So, back to balanced tension. Your brain is going to automatically compensate for tension differences. Keep in mind as well that it is already compensating for the difference in location and angle you need to pick at. And even if the tension is the same, the string diameter would still make double picking each string a different experience.

As for chording, I don't want my high e at a higher tension just to be balanced, a stiffer string causes more pressure to chord and hammer on or off. A low e, on the other end, is no problem to fret due to its size and different e strings don't play a lot differently. An high e, you notice the difference greatly from .10, to .11, and .12, let alone .09-.014. for the high e, you could substitute my low e for something thicker and lighter and I'm not going to argue too much.

For your Mustang I recommend DR Pure Blues. A great Pure Nickel round core string. They are on most of my guitars. For the price, nothing compares. I'm also a huge fan of GTS strings. Again, pure nickel with a round core, but they are about $15 versus $5. Thomastik's Bebops, their round core round wound string is the best their is. But $25, so fuck that! Those behave out of this world, very low tension. Sound amazing, don't last too long either. (Coming from a guy who leaves strings on forever).

A critique I have of the surf community is that we make double/tremolo picking harder than it needs to be. This site is full of suggestions on strings/picks/technique/how to set your guitar up/etc... Practice is the answer, and playing in time. I used cables for strings back in the day as I could really dig in and double pick. Turns out I just sucked and I covered up the sucking with thick shitty strings that ate my frets. You just can't just wail your wrist, is my point. A balanced set would help if that was the technique. But have a nice efficient and compact double picking where you play in time is the key and will allow one to be more dynamic and accurate.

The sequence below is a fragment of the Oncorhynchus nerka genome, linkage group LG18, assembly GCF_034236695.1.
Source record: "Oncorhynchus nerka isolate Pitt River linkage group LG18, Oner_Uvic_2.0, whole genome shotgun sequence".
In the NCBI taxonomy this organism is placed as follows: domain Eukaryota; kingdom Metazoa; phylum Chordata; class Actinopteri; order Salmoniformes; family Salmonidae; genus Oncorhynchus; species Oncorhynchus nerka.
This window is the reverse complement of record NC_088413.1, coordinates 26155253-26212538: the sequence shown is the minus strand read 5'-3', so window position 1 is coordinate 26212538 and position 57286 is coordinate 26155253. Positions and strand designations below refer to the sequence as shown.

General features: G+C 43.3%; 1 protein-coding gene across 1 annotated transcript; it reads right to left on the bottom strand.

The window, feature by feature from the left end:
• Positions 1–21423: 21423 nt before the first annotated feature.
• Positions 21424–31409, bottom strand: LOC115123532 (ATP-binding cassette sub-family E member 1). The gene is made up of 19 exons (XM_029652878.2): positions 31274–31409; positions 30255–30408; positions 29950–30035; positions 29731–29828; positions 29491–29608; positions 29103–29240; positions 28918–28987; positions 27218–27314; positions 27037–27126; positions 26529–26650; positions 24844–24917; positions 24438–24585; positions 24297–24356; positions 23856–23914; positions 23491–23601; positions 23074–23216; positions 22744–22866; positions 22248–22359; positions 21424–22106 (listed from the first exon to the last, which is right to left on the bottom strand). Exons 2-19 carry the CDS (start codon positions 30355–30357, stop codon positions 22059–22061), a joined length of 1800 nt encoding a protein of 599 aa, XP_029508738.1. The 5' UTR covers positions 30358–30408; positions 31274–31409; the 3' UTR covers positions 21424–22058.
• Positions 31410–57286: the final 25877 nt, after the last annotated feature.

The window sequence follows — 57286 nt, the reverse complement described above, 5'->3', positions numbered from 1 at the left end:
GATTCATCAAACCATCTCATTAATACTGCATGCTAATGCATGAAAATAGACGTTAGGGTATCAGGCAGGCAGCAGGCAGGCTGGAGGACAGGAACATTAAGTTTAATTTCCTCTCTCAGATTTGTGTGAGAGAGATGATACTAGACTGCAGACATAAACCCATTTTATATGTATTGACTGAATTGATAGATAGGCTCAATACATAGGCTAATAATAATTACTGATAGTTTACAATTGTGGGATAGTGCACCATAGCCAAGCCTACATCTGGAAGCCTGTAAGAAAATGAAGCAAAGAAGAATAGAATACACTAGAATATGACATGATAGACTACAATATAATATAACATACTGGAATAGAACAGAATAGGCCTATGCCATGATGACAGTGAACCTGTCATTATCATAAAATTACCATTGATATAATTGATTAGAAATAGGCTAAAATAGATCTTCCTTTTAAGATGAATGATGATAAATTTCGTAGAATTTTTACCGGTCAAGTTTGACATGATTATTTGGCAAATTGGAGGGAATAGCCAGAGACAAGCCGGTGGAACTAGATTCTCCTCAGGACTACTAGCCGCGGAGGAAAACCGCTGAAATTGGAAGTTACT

Redfeather wrote:

Those images got cut down to nearly illegible size so here are some adjusted images.

Dick Dale:

image

Revised Surf Set:

image

You have to bare in mind that DD's guitar is strung backwards as well, which also affects balance.

I switched to D'Addario EXL115BT Balanced Tension 11-50 some time ago and really like this set. It wasn't a day / night difference, but I definitely noticed a more consistent feel between strings (YMMV).

METEOR IV on reverbnation

I've played a LOT of different brands and gauges of strings, and it's certainly worth slogging through a variety of different cores, materials, and gauges until you land on something that responds and sounds the way you'd like them to.

D'addario's were my standard brand, and on a 57 AVRI strat I have gone through the motions with a DD set that I built (16 18 20 38 48 58), a set of Pure Nickel 13-56, and 11-48 with a plain G.

The DD gauges were idea for fast picking and VERY little string wobble, and the "light" G by comparison was just light enough to get a bit of bend out of it. Overall, when set up properly, the string volume balance is good with staggered pole pieces, and the strings are so stiff that they almost feel like a pedal steel. I blocked and decked the trem for this size.

The lighter 11-48 pure nickels felt great on the fretting hand, but the unwound G sounds "tubby" and sharp (as mentioned by Dave Wronski) and the G and B strings are quite loud. Fast picking takes some TLC with the picking hand.

I landed on the 13-56 pure nickels if I want readily available roundwounds for surf. They feel just as stiff and rigid as the huge DD strings, but more comfortable on the fretting hand for chording and hammer-ons. They also don't test the upper limits of my truss, or of my tuners. Tonally they're absolutely identical to the DD strings as well. Some of those huge 16-58 strings really felt like they were gonna pop a few screws loose on my guitar!

One more comment concerning D'addario strings. I once had 13-56 pure nickel on my strat (floating trem), and replaced them with 13-56 nickel WOUND. The nickel wounds in the same exact gauge are several lbs lighter in tension than pure nickel, and my floating trem is what tipped me off. This can be a good thing or a bad thing depending upon when you're after.